CAIRO — A leading left-wing Egyptian politician announced on Saturday that he will contest upcoming presidential elections, set to be a tough battle for anyone squaring off against the country’s powerful army chief, expected to win a sweeping victory.
Hamdeen Sabahi’s decision heats up an election slated for this spring and opens a window of hope to the country’s largely disenchanted youth who rose up against two presidents in the past three years — first against longtime autocrat Hosni Mubarak, then the Islamist Mohammed Morsi.
‘‘I have taken this personal decision to enter the presidential battle,’’ Sabahi roared among his supporters. ‘‘The revolution must reach power democratically and stand as one line against terrorism.’’
Sabahi, who finished an impressive third in the June 2012 presidential election, appeals to a range of liberal, leftist, and secular-minded Egyptians who reject both military and Islamist rule. He is seen as a political rookie, however.
The announcement comes as a nationalist fervor grips the country, largely in support of Defense Minister Abdel-Fatah el-Sissi. Critics of the military face strong intimidation.
Sissi led the military coup that deposed Morsi last July after millions marched to demand his resignation. He has yet to publicly declare his intentions but the military has backed him.
In previous TV appearances, Sabahi said he was holding off on his decision until Sissi decided whether he would run. But Saturday he said he would be a candidate in response to demands from the youth.
Sabahi, founder of Popular Current group, was an opposition leader under Morsi. A journalist and sometimes actor, he has sent assuring messages to the military and Sissi supporters while disassociating himself from Morsi supporters and Mubarak loyalists.
‘‘There will be no tolerance to a corrupt regime and its symbols, not to Mubarak and not with the repressive regime of Morsi and his group,’’ he said.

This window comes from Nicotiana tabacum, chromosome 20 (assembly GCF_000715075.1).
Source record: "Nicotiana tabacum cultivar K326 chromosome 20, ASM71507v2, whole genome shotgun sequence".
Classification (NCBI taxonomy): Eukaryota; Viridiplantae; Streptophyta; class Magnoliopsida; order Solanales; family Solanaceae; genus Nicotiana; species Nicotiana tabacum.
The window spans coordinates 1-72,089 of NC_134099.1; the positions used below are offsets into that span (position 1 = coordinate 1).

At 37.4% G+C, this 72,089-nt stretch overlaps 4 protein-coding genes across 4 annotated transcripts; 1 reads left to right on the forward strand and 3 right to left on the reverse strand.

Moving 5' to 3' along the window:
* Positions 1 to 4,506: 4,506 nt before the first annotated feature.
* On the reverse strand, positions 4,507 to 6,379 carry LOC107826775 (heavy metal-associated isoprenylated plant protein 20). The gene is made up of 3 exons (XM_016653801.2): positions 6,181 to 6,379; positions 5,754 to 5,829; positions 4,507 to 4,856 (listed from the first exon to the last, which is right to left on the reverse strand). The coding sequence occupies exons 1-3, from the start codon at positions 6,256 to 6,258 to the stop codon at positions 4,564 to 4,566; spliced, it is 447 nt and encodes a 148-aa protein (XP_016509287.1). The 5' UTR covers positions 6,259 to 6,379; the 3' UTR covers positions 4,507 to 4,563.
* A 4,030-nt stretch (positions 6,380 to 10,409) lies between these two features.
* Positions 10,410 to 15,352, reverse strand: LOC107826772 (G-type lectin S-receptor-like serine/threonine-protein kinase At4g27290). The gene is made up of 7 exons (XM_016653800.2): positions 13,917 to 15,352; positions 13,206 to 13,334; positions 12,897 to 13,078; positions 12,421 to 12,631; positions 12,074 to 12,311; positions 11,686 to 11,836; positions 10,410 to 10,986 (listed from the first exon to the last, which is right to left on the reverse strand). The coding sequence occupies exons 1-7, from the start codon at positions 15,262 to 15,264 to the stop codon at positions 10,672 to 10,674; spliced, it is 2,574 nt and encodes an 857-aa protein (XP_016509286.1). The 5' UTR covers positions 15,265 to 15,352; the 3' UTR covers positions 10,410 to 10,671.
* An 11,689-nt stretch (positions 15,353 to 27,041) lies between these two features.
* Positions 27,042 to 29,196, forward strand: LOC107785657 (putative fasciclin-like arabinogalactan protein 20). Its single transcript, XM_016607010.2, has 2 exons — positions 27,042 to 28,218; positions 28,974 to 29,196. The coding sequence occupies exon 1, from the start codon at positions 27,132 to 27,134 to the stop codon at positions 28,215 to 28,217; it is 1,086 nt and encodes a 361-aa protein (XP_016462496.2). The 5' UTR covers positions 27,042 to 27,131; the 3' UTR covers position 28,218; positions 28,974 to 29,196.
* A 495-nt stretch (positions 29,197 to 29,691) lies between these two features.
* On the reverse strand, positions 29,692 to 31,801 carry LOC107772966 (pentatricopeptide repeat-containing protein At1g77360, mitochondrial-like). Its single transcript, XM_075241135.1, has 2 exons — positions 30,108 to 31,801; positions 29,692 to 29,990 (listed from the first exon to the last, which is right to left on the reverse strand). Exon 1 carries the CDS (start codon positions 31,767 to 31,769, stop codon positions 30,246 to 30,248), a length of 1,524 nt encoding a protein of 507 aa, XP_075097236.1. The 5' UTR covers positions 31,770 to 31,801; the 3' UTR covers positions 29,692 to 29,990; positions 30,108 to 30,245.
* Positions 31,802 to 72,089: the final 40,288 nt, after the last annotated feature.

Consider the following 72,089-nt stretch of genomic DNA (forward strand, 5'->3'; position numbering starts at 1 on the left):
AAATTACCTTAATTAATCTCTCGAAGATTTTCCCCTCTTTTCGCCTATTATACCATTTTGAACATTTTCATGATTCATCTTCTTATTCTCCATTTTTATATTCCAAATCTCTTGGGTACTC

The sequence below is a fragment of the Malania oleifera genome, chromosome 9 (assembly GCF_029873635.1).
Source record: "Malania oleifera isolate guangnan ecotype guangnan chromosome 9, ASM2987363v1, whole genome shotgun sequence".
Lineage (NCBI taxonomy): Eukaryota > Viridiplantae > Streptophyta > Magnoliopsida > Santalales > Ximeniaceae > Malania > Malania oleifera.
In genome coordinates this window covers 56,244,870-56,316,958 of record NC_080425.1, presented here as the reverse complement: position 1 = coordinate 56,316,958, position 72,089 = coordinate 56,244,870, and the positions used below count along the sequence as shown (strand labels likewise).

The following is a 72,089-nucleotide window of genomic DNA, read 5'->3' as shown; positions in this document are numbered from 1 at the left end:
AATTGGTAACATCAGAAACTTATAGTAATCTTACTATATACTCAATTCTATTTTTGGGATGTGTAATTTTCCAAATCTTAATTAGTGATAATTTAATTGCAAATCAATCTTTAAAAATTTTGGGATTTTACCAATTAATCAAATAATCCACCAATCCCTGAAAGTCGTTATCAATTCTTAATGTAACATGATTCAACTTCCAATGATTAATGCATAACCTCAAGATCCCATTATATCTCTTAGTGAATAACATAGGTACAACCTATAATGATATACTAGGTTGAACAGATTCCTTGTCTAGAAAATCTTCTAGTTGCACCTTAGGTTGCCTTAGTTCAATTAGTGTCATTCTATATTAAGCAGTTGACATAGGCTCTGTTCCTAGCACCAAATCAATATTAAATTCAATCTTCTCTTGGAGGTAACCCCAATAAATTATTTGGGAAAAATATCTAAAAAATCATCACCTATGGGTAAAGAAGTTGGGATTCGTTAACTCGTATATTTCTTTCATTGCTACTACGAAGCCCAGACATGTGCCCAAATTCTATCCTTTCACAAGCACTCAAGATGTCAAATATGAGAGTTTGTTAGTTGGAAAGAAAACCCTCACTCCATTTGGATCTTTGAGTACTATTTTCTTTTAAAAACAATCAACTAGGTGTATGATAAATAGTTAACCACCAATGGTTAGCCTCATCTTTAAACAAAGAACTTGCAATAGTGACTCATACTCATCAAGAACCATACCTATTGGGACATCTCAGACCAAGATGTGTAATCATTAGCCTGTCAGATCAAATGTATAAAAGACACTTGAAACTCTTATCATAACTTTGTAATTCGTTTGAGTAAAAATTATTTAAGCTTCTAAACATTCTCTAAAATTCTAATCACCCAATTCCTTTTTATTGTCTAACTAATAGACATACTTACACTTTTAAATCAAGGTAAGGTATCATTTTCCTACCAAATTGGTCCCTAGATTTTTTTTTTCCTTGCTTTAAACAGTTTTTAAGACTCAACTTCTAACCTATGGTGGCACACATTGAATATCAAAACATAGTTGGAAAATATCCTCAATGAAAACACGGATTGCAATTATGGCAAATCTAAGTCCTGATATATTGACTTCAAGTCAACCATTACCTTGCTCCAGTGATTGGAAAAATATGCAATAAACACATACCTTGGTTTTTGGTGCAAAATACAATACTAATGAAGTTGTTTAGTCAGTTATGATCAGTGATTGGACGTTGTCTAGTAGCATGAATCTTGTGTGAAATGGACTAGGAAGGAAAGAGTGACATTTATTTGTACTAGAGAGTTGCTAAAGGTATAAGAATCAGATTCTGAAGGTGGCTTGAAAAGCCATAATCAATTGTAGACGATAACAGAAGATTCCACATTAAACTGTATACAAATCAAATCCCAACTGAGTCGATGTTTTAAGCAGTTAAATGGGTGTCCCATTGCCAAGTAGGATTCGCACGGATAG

During the 2012 campaign, Sabahi saw a last-minute surge in popularity after campaigning on promises to help the poor that harked back to the nationalist, socialist ideology of Gamel Abdel-Nasser, Egypt’s president from 1956 to 1970.
The bid comes amid a military-led offensive against Islamic militants in the Sinai Peninsula and continued clashes between police and Morsi supporters, who hold scattered demonstrations that frequently deteriorate into violence.
On Saturday, Egypt’s military said it had killed 16 suspected Islamic militants in a series of airstrikes on hideouts in the northern Sinai Peninsula a day earlier. Military spokesman Colonel Ahmed Mohammed Ali also alleged that the fighters had ties to Morsi’s Muslim Brotherhood.
The military has been waging a wide offensive against militant groups in Sinai, where they have solidified their position since the country’s 2011 uprising.
Militancy has spread to central Cairo and Nile Delta cities over the past months in retaliation for Morsi’s ouster.
Ali said on his official Facebook page that the airstrikes targeted hideouts of ‘‘terrorist, extremely dangerous takfiri’’ militants late Friday in the eastern border town of Sheikh Zuweyid. Takfiri is an Arabic term referring to Islamic radicals.
He described the targeted militants as affiliated with the ‘‘terrorist’’ Brotherhood group.